Cruel winter ahead for Wall Street as pandemic debts come due

A banker recently told me that CEOs “would have to do something pretty special to fall into bankruptcy” the last couple of years as government pumped massive liquidity into the market, on top of the pandemic handouts.

That’s now changing, possibly quickly, with the Fed raising interest rates and reducing the size of its balance sheet.

A cruel winter is likely for Wall Street as markets remain choppy and their biggest clients scale back. Traditional deal-making such as IPOs has dropped significantly. At every major investment house, management is quietly planning layoffs (and some, like Goldman Sachs, not so quietly).

One area of potential growth: Wall Street restructuring departments. They’re eyeing expansion to provide advice to companies so burdened by high debt load they need to sell stuff or “restructure” in Chapter 11 bankruptcy.

Recession looms

Sources tell me investment banking firm Morgan Stanley is weighing a big expansion of its restructuring team (Morgan Stanley wouldn’t deny the matter). Other banks are likely to follow because none of this is really rocket science.

Other large firms are likely to follow Morgan Stanley's move.
Morgan Stanley CEO and Chairman James Gorman is reportedly weighing a big expansion of its restructuring team.

If you think the Fed needs to raise rates by a lot (which, given the latest inflation number, it does) the economy will suffer. Recession looms. The likelihood is that some segments of corporate America loaded up on cheap debt and will need help avoiding bankruptcy — or navigating a way out of it. That becomes a big business for Wall Street.

The unwinding of the credit cycle to tighter lending standards is always pretty tough on corporate balance sheets, but it could be particularly brutal this time given the monetary policy experiment — and corporate debt binge — of the past two-plus years, bankers tell me.

Since the pandemic, even the most troubled companies had access to credit. So-called leveraged deal-making exploded. M&A often leaned heavily on borrowing because the Fed provided so much easy money the banks were virtually giving loans away.

What goes up ultimately comes down on Wall Street. The easy money of the early 2000s paved the way for the financial crisis of 2007-2008 with mortgage debt at the center of the deleveraging.

The easy money of the pandemic economy has led to similar risk-taking among companies and investors. An unwind is guaranteed even if it is still unclear if it will reach such cataclysmic levels.

Stock prices have continued to decline in recent months.
In previous years, the government pumped massive liquidity into the market.
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Consider the $1.4 trillion-plus leveraged loan market, which comprises borrowings of the most indebted companies. Such debt has doubled in just seven years. More troubling, the biggest share of the market compromises loans to the riskiest credits. “Junk” credits now make up more than 28% of such loans, according to the data trackers at Morningstar.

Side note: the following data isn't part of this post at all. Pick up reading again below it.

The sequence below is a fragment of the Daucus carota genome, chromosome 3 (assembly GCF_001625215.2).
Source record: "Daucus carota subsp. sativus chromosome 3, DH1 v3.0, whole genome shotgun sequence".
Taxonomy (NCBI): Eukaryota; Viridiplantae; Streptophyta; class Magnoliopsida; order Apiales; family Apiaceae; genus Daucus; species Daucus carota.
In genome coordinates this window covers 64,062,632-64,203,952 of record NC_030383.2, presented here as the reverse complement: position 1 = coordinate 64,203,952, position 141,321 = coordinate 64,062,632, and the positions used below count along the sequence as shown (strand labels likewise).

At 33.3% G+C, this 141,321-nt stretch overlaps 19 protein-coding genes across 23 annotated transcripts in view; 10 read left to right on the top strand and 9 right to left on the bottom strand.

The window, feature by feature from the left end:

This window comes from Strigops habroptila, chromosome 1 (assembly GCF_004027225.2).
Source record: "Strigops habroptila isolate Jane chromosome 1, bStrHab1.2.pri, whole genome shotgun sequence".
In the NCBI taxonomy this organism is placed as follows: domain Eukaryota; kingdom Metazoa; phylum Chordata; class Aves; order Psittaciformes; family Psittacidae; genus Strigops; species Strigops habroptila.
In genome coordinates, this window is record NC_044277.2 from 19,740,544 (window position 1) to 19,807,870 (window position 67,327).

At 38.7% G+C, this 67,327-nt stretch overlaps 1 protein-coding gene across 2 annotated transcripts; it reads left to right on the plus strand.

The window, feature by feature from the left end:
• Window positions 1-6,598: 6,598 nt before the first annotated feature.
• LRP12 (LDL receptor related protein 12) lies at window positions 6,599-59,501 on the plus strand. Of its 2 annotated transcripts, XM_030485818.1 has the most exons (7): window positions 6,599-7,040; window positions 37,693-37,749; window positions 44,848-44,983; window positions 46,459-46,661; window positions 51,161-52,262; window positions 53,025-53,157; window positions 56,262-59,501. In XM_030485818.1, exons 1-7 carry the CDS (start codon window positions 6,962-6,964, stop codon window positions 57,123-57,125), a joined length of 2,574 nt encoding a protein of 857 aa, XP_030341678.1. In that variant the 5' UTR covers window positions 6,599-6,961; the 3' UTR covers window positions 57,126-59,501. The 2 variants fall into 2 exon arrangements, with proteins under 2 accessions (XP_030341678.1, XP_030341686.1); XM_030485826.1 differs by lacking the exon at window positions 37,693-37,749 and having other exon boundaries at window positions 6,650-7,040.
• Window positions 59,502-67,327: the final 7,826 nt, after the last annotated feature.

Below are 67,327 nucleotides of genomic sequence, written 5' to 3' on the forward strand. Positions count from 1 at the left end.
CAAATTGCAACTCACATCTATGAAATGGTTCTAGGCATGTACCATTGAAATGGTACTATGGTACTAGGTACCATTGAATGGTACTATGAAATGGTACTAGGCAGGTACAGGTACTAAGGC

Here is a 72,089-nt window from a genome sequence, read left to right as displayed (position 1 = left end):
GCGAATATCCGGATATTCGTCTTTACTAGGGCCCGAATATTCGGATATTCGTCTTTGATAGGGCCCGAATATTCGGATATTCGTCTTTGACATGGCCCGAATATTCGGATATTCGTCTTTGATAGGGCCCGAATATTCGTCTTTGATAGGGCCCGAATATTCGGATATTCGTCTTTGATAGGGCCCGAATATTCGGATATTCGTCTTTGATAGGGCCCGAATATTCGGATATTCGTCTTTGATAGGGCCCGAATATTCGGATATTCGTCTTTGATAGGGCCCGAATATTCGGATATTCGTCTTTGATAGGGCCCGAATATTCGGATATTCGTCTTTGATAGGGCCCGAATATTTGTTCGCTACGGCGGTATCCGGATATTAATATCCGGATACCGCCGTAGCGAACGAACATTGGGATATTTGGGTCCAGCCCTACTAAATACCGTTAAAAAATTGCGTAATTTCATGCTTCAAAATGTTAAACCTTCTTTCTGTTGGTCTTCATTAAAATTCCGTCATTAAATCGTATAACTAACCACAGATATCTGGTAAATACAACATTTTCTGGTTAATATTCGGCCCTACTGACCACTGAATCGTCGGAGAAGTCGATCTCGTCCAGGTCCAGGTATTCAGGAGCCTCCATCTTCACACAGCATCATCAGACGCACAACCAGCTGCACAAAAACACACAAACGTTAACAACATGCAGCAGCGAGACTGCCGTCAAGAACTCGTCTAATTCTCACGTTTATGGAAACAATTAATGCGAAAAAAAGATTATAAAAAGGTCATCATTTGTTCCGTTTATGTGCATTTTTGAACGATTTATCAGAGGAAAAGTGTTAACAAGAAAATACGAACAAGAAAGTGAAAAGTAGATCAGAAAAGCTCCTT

You see where I’m going with this: As rates continue to spike, these borrowers will find it more difficult — maybe impossible — to refinance debt. Profit margins (if the companies are profitable) get squeezed as the economy slows. This Gordian knot translates into lower stock prices, layoffs, etc. Companies shed assets, and file for Chapter 11. Bondholders will be owners of chunks of corporate America because they have first lien on deteriorating assets, which means losses for major money managers and pensions.

In the middle of this mess will be the restructuring departments of the big banks dispensing advice and earning fees for their time.

The good news

Some caveats to the doom-and-gloom scenario. Restructurings are beginning to pick up (See Revlon and Bad Bath & Beyond) but they’re not dominating the headlines because default rates remain low. The St. Louis Fed’s index of all commercial bank loan delinquencies are well off the highs reached just after the banking crisis.

But bankers say the trouble looms when loan terms reach their end stages and so-called balloon principal payments come due. Those big numbers begin next year when more than $200 billion in leveraged loans will need refinancing, and will rise yearly by multiples until around $1 trillion is due in 2028, a banker tells me.

That’s a lot of debt to refinance in the face of tighter credit conditions. It’s a recipe for recession, but also for money to be made by Wall Street restructuring shops.

Inflation spiral

As bad as inflation is, there’s a good chance it’s going to get a lot worse. A serious nightmare scenario is starting to circulate among top Wall Street investors.

It began with BlackRock CEO Larry Fink’s grim assessment, explained in this column last week, that the Biden administration stoked significant inflation through reckless spending. It’s now nearly impossible for the Fed to engineer a “soft landing” of the economy with inflation at 8.3%.

Yet it could get worse. Global droughts and the continued war in Ukraine translate into declining crop yields and higher food prices. Gas prices might be coming down, but the administration appears intent on keeping them high by canceling drilling permits. As workers demand higher wages (and railroad workers got one last week by threatening a strike) Fed Chair Jerome Powell cranks up interest rates until the economy lands in a crash.

Dark stuff that some experts dispute, many of the same geniuses who said inflation was “transitory.” 

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